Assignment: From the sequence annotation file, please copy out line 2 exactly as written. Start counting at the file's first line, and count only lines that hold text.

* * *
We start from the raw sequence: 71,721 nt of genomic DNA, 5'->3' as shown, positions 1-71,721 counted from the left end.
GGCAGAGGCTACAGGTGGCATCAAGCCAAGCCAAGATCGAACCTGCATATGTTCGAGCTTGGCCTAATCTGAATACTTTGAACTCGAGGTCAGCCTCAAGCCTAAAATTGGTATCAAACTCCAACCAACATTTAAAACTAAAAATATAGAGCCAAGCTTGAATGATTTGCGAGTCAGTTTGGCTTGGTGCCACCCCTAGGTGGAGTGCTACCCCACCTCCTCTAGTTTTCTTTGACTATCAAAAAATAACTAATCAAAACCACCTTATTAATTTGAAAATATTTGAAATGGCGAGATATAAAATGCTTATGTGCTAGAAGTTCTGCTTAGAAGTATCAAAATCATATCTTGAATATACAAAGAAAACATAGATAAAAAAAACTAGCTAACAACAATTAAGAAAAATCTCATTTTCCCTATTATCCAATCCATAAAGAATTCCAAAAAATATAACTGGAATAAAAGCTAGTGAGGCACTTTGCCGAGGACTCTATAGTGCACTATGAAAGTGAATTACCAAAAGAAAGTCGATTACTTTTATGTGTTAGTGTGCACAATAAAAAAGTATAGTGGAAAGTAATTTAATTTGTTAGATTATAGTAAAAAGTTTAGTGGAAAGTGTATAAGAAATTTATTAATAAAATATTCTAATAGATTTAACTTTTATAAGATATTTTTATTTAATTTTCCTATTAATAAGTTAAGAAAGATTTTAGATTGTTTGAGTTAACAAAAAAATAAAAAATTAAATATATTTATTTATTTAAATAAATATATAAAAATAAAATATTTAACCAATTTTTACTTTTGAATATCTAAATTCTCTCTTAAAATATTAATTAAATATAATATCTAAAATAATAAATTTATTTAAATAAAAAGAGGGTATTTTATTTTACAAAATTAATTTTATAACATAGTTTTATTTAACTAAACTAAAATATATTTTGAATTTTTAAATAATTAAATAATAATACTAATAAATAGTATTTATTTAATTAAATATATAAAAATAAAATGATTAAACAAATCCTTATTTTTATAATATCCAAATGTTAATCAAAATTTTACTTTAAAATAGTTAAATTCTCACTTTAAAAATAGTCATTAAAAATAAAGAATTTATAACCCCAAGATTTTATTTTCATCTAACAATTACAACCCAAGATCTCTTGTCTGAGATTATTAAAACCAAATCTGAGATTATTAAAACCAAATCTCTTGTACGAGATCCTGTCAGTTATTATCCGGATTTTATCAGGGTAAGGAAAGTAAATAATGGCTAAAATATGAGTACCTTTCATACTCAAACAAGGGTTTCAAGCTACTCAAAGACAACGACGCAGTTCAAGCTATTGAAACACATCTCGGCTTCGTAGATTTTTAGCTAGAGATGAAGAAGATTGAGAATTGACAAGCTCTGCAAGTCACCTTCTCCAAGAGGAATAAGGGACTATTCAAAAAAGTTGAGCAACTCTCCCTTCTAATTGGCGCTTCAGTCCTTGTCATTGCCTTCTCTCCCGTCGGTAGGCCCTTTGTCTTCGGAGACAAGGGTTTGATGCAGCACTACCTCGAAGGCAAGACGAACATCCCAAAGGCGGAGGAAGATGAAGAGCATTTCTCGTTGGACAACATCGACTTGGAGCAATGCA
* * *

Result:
GGCAGAGGCTACAGGTGGCATCAAGCCAAGCCAAGATCGAACCTGCATATGTTCGAGCTTGGCCTAATCTGAATACTTTGAACTCGAGGTCAGCCTCAAGCCTAAAATTGGTATCAAACTCCAACCAACATTTAAAACTAAAAATATAGAGCCAAGCTTGAATGATTTGCGAGTCAGTTTGGCTTGGTGCCACCCCTAGGTGGAGTGCTACCCCACCTCCTCTAGTTTTCTTTGACTATCAAAAAATAACTAATCAAAACCACCTTATTAATTTGAAAATATTTGAAATGGCGAGATATAAAATGCTTATGTGCTAGAAGTTCTGCTTAGAAGTATCAAAATCATATCTTGAATATACAAAGAAAACATAGATAAAAAAAACTAGCTAACAACAATTAAGAAAAATCTCATTTTCCCTATTATCCAATCCATAAAGAATTCCAAAAAATATAACTGGAATAAAAGCTAGTGAGGCACTTTGCCGAGGACTCTATAGTGCACTATGAAAGTGAATTACCAAAAGAAAGTCGATTACTTTTATGTGTTAGTGTGCACAATAAAAAAGTATAGTGGAAAGTAATTTAATTTGTTAGATTATAGTAAAAAGTTTAGTGGAAAGTGTATAAGAAATTTATTAATAAAATATTCTAATAGATTTAACTTTTATAAGATATTTTTATTTAATTTTCCTATTAATAAGTTAAGAAAGATTTTAGATTGTTTGAGTTAACAAAAAAATAAAAAATTAAATATATTTATTTATTTAAATAAATATATAAAAATAAAATATTTAACCAATTTTTACTTTTGAATATCTAAATTCTCTCTTAAAATATTAATTAAATATAATATCTAAAATAATAAATTTATTTAAATAAAAAGAGGGTATTTTATTTTACAAAATTAATTTTATAACATAGTTTTATTTAACTAAACTAAAATATATTTTGAATTTTTAAATAATTAAATAATAATACTAATAAATAGTATTTATTTAATTAAATATATAAAAATAAAATGATTAAACAAATCCTTATTTTTATAATATCCAAATGTTAATCAAAATTTTACTTTAAAATAGTTAAATTCTCACTTTAAAAATAGTCATTAAAAATAAAGAATTTATAACCCCAAGATTTTATTTTCATCTAACAATTACAACCCAAGATCTCTTGTCTGAGATTATTAAAACCAAATCTGAGATTATTAAAACCAAATCTCTTGTACGAGATCCTGTCAGTTATTATCCGGATTTTATCAGGGTAAGGAAAGTAAATAATGGCTAAAATATGAGTACCTTTCATACTCAAACAAGGGTTTCAAGCTACTCAAAGACAACGACGCAGTTCAAGCTATTGAAACACATCTCGGCTTCGTAGATTTTTAGCTAGAGATGAAGAAGATTGAGAATTGACAAGCTCTGCAAGTCACCTTCTCCAAGAGGAATAAGGGACTATTCAAAAAAGTTGAGCAACTCTCCCTTCTAATTGGCGCTTCAGTCCTTGTCATTGCCTTCTCTCCCGTCGGTAGGCCCTTTGTCTTCGGAGACAAGGGTTTGATGCAGCACTACCTCGAAGGCAAGACGAACATCCCAAAGGCGGAGGAAGATGAAGAGCATTTCTCGTTGGACAACATCGACTTGGAGCAATGCA